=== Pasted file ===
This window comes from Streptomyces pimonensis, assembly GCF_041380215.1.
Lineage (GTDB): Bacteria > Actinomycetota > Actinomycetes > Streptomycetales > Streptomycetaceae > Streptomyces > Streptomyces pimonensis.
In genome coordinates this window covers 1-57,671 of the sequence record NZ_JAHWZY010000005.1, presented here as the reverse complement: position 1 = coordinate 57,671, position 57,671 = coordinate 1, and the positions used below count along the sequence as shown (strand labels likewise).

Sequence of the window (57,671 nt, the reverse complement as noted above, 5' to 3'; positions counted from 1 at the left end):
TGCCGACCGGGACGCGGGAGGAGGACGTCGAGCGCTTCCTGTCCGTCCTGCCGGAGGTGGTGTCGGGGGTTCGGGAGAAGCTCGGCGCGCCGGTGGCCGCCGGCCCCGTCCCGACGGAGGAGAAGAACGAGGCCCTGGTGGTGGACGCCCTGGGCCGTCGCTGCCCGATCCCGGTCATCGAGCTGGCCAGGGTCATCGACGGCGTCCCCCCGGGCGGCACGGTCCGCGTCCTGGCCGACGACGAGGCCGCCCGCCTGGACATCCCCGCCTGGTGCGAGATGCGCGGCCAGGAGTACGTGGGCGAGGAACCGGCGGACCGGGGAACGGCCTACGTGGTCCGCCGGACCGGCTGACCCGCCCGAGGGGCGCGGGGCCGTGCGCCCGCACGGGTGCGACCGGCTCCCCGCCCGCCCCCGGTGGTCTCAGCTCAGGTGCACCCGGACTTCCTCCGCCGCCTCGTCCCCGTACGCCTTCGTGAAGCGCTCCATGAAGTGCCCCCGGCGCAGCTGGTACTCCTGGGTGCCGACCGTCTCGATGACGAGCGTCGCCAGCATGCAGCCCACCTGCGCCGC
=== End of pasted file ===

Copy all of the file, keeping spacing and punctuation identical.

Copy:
This window comes from Streptomyces pimonensis, assembly GCF_041380215.1.
Lineage (GTDB): Bacteria > Actinomycetota > Actinomycetes > Streptomycetales > Streptomycetaceae > Streptomyces > Streptomyces pimonensis.
In genome coordinates this window covers 1-57,671 of the sequence record NZ_JAHWZY010000005.1, presented here as the reverse complement: position 1 = coordinate 57,671, position 57,671 = coordinate 1, and the positions used below count along the sequence as shown (strand labels likewise).

Sequence of the window (57,671 nt, the reverse complement as noted above, 5' to 3'; positions counted from 1 at the left end):
TGCCGACCGGGACGCGGGAGGAGGACGTCGAGCGCTTCCTGTCCGTCCTGCCGGAGGTGGTGTCGGGGGTTCGGGAGAAGCTCGGCGCGCCGGTGGCCGCCGGCCCCGTCCCGACGGAGGAGAAGAACGAGGCCCTGGTGGTGGACGCCCTGGGCCGTCGCTGCCCGATCCCGGTCATCGAGCTGGCCAGGGTCATCGACGGCGTCCCCCCGGGCGGCACGGTCCGCGTCCTGGCCGACGACGAGGCCGCCCGCCTGGACATCCCCGCCTGGTGCGAGATGCGCGGCCAGGAGTACGTGGGCGAGGAACCGGCGGACCGGGGAACGGCCTACGTGGTCCGCCGGACCGGCTGACCCGCCCGAGGGGCGCGGGGCCGTGCGCCCGCACGGGTGCGACCGGCTCCCCGCCCGCCCCCGGTGGTCTCAGCTCAGGTGCACCCGGACTTCCTCCGCCGCCTCGTCCCCGTACGCCTTCGTGAAGCGCTCCATGAAGTGCCCCCGGCGCAGCTGGTACTCCTGGGTGCCGACCGTCTCGATGACGAGCGTCGCCAGCATGCAGCCCACCTGCGCCGC